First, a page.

Acosta called the denial of the author's visit "odd and hypocritical due to the exact similarities to Mr. de la Peña's visit, I am not sure how the situation is any different except for the fact that I was a former MAS teacher asking for permission, since I am sure that Dr. Castillo being Chicana could not be the reason. Certainly TUSD isn't going down the route of banning women writers."

Author of several celebrated novels, among other acclaimed collections of poetry, essays and stories, and a well-known artist, Castillo also earned a doctorate in American Studies. Former Tucson novelist Barbara Kingsolver wrote in the LA Times that Castillo's So Far From God novel ranked alongside the work of Nobel Laureate Gabriel Garcia Marquez and was "delightful."

In an email response to the TUSD debacle, Castillo noted:

My own world as a child opened through my love of reading. The greatest void was never finding books remotely reflecting my life, culture or experiences. I always tell young writers and poets I don't care what you read just read, read, read. Read what you love and read out of your comfort zone. This is how our minds grow and how we connect with the world. Humanity has much more in common than not. I will add that with my last novel (The Guardians, Random House, 2008) a story that deals with the disappearance of a man crossing without papers, I have experienced ongoing antagonism. I believe that people fixed on their prejudices and political agendas resisted the humanity in the story.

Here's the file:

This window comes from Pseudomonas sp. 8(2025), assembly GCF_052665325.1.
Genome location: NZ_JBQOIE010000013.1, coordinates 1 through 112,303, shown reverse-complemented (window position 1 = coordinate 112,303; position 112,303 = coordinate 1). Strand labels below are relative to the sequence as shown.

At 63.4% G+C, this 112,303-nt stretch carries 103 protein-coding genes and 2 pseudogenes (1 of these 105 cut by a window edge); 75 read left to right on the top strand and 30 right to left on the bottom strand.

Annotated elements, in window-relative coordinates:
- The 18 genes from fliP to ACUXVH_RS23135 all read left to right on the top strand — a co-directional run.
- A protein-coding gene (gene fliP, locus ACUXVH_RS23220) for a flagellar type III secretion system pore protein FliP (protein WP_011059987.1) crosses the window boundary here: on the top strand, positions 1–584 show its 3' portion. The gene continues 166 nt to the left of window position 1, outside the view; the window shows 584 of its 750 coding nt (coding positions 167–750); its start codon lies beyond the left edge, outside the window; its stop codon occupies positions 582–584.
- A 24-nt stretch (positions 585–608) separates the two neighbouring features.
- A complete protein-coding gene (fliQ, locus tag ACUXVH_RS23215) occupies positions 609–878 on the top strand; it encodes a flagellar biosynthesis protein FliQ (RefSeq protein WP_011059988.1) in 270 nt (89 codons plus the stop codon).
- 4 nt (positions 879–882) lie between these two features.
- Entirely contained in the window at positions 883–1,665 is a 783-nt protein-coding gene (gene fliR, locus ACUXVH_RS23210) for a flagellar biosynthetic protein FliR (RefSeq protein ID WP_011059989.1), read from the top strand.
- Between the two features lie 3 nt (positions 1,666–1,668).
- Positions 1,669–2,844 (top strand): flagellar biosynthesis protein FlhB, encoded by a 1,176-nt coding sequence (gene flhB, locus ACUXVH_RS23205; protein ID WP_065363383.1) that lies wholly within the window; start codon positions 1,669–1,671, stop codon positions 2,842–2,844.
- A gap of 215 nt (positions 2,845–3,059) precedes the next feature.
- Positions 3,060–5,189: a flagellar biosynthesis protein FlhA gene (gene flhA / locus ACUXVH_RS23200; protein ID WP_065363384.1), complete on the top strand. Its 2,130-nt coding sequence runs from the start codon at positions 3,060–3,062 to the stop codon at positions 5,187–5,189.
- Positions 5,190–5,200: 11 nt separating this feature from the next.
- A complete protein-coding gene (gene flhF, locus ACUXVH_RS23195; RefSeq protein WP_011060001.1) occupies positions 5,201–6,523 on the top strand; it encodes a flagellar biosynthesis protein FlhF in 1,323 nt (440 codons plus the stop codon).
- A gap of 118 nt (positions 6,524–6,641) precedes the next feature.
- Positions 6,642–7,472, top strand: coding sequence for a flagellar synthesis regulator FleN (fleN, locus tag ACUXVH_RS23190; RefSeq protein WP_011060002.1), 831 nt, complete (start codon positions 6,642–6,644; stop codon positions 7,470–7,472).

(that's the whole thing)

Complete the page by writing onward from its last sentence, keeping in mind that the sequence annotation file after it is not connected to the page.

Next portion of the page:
"Castillo's importance to Latina letters cannot be overstated," publisher and poet Bryce Milligan noted, whose fellow author Carmen Tafolla was recently appointed San Antonio's poet laureate. Castillo's "poetry," according to Milligan, "often seems more about healing those very wounds that invigorate her fiction."

In a reign of censorship and blatant racism carried out by TUSD superintendent John Pedicone, TUSD's extraordinary purge of Mexican American literature, on the other hand, has turned the once vibrant literary town into an Orwellian mess. Along with the nationally denounced confiscation and banishment of Mexican American literature and history textbooks, TUSD officials also attempted to derail the annual Cesar Chavez March, fired Mexican American Studies director Sean Arce at a nearly 3-hour school board meeting where an array of speakers spoke on his behalf and the importance of respecting the city's diverse literature and heritages.